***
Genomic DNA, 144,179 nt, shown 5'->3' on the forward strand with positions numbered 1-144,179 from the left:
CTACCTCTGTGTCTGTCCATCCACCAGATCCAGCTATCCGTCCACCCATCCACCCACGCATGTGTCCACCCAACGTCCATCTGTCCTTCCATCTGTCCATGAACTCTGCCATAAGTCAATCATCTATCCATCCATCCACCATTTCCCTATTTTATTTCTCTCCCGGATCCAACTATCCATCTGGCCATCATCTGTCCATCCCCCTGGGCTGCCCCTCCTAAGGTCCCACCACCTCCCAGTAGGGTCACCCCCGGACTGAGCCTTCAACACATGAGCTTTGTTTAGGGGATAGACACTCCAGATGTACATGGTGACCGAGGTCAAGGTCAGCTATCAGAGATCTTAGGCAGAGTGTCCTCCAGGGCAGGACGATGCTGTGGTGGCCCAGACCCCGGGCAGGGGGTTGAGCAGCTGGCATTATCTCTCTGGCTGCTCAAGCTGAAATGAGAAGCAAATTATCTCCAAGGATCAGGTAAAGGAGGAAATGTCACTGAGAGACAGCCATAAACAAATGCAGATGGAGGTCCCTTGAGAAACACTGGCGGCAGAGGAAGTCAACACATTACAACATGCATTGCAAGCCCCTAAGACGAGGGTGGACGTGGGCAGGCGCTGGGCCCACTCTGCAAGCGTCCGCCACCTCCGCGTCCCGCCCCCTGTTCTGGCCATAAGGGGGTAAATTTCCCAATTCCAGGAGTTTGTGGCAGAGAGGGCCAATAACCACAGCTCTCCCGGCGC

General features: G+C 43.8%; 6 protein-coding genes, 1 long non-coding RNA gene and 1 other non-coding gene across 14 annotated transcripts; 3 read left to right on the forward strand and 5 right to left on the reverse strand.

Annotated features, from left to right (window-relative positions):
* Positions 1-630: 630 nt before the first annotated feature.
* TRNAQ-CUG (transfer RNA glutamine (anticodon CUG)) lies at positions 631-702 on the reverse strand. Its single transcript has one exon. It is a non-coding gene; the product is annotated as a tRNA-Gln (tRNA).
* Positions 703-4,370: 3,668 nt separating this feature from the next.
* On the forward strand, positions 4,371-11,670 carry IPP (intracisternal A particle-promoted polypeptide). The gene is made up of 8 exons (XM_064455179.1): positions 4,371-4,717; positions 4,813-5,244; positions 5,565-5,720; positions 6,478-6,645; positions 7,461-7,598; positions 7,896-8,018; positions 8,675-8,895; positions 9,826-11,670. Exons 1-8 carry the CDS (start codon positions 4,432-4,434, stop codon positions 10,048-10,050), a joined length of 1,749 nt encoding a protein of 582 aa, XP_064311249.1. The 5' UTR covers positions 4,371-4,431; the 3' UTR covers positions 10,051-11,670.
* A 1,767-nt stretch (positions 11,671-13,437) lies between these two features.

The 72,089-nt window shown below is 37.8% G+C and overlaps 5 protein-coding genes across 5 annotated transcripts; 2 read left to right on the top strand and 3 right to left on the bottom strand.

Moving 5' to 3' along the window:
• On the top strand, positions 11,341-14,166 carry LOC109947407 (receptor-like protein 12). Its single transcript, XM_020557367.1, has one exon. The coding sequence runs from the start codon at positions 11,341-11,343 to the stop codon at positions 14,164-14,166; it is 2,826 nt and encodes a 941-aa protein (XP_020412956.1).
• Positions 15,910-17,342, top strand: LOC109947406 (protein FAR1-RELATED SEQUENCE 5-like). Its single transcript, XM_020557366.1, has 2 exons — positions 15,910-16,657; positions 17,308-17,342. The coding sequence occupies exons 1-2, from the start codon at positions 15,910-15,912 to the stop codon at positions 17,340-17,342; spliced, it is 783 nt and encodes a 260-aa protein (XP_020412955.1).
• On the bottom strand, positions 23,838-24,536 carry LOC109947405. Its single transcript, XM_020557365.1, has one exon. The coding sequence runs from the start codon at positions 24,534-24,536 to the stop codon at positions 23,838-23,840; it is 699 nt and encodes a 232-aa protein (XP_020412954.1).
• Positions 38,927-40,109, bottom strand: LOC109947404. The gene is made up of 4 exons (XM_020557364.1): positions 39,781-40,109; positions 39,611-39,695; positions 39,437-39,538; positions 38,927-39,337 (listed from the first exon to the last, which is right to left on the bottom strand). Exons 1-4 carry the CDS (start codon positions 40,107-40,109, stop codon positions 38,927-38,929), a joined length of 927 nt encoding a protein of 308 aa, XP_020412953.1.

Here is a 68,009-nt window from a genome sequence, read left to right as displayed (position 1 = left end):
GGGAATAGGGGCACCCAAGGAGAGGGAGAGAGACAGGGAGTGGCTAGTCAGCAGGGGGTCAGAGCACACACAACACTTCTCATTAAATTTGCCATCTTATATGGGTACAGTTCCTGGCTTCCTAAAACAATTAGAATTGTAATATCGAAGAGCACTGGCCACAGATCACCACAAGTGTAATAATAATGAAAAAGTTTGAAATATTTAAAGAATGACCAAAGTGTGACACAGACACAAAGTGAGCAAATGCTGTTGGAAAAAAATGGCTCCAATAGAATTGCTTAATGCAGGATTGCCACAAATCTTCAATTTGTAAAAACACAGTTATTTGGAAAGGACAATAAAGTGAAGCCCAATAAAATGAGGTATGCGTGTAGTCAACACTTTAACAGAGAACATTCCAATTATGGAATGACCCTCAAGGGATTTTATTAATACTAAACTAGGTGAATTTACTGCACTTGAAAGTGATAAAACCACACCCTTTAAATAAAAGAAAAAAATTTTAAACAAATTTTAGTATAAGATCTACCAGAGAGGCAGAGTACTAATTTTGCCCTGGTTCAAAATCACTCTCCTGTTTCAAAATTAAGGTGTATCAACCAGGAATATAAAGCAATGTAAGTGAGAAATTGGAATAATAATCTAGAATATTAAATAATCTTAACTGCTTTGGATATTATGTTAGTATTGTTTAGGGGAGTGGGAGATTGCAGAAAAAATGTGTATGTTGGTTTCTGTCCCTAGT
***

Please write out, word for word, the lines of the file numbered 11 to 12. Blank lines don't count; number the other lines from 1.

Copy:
Moving 5' to 3' along the window:
• On the top strand, positions 11,341-14,166 carry LOC109947407 (receptor-like protein 12). Its single transcript, XM_020557367.1, has one exon. The coding sequence runs from the start codon at positions 11,341-11,343 to the stop codon at positions 14,164-14,166; it is 2,826 nt and encodes a 941-aa protein (XP_020412956.1).